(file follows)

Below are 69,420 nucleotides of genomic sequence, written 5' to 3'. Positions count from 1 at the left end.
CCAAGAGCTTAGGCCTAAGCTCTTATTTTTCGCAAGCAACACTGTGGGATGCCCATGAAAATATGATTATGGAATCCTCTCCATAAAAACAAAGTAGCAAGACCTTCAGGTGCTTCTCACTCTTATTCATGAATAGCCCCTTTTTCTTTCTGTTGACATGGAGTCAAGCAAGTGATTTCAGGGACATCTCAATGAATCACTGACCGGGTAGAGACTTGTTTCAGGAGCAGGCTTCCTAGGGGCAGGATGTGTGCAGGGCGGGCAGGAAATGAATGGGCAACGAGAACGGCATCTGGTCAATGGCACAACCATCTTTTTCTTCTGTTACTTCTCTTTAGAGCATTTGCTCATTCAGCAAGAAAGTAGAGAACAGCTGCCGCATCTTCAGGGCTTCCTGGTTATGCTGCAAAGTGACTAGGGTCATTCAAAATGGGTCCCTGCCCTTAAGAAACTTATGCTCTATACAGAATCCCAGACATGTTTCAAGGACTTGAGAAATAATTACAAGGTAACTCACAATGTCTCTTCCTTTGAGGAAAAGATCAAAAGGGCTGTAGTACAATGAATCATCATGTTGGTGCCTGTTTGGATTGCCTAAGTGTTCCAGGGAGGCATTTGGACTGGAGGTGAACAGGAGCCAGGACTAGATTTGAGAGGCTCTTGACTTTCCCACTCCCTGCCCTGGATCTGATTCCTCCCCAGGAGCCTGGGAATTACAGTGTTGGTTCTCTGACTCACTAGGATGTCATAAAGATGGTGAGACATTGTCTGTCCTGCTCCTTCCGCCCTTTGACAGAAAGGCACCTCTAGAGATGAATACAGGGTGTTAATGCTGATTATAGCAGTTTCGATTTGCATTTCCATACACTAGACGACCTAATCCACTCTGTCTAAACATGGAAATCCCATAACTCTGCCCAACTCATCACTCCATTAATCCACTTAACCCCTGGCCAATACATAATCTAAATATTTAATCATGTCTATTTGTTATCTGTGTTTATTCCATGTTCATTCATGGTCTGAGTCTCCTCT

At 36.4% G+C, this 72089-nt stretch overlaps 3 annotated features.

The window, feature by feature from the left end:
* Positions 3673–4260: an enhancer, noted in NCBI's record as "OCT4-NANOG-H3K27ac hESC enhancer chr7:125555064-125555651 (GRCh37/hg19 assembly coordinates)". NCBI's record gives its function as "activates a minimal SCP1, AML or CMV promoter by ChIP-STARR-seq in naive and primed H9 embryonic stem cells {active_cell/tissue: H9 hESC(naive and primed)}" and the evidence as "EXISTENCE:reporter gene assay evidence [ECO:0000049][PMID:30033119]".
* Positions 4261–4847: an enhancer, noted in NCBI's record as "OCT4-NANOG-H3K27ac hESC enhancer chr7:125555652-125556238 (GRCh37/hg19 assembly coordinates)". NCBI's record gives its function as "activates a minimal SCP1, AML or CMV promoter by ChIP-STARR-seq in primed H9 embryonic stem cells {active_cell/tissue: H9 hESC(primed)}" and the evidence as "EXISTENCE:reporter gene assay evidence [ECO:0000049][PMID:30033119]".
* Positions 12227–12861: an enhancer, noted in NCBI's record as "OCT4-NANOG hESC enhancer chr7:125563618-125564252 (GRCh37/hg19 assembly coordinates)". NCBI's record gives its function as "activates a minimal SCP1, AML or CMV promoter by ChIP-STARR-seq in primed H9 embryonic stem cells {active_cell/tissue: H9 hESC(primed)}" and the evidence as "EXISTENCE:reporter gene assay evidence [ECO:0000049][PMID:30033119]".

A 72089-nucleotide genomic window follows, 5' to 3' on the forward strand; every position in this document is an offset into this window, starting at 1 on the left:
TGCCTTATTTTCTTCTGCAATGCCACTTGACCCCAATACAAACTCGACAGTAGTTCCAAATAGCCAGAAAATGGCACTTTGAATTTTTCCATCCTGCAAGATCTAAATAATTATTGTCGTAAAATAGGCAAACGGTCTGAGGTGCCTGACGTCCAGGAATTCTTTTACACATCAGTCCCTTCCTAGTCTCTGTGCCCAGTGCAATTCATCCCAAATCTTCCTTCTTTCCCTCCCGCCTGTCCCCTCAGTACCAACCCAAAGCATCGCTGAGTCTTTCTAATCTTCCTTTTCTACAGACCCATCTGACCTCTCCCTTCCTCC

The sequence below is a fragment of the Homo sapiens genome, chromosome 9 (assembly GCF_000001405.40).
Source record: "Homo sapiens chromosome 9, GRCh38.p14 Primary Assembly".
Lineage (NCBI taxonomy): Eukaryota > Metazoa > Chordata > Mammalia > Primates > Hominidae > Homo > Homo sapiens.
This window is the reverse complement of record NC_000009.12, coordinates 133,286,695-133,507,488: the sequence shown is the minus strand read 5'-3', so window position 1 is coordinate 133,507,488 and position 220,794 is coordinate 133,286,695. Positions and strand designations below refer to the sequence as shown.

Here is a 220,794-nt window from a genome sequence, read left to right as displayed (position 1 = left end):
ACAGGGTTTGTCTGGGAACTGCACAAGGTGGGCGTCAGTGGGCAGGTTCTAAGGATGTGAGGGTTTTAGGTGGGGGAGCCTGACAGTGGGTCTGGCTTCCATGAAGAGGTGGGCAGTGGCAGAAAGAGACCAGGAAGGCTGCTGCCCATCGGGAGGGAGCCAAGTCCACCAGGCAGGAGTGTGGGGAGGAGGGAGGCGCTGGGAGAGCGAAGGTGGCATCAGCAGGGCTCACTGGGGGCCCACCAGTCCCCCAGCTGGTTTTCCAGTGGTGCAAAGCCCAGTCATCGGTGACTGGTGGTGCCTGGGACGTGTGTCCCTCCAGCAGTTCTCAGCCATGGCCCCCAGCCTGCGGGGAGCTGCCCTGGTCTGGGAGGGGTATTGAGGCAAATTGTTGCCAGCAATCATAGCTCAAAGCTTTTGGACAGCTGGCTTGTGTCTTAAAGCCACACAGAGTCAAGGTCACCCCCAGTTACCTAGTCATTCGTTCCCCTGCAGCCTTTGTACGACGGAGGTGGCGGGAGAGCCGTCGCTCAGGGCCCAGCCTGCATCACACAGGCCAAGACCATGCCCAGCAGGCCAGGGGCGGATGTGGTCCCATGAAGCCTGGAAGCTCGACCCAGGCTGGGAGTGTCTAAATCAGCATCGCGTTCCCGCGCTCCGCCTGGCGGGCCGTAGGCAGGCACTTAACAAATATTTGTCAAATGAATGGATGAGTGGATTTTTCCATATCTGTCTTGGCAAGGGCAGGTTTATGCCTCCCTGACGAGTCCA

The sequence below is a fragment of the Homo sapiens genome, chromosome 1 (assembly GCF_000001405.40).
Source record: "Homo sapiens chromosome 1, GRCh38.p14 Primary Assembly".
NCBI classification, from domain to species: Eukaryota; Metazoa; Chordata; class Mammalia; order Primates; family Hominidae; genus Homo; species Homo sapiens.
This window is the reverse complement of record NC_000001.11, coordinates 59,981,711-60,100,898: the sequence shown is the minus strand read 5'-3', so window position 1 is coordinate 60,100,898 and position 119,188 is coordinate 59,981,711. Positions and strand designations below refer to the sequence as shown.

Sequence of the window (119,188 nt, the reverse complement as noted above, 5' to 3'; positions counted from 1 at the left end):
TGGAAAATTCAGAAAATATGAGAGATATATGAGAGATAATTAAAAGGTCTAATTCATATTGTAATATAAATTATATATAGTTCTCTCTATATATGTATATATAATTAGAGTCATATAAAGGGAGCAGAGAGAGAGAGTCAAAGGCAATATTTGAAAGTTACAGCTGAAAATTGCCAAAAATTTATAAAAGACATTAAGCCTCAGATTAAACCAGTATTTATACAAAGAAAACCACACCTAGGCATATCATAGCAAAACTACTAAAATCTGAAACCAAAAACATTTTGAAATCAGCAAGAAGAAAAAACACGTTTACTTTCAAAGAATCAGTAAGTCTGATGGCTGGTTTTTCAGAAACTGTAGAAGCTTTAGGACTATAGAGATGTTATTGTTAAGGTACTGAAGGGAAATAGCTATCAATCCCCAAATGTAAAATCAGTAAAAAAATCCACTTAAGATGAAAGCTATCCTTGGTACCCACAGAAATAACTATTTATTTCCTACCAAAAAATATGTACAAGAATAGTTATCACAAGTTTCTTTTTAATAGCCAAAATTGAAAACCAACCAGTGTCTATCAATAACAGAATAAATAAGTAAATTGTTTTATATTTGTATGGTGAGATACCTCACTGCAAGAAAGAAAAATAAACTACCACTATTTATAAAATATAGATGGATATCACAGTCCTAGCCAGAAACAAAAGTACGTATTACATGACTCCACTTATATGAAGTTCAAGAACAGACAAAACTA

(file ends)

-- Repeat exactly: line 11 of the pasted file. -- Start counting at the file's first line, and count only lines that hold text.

Source record: "Homo sapiens chromosome 9, GRCh38.p14 Primary Assembly".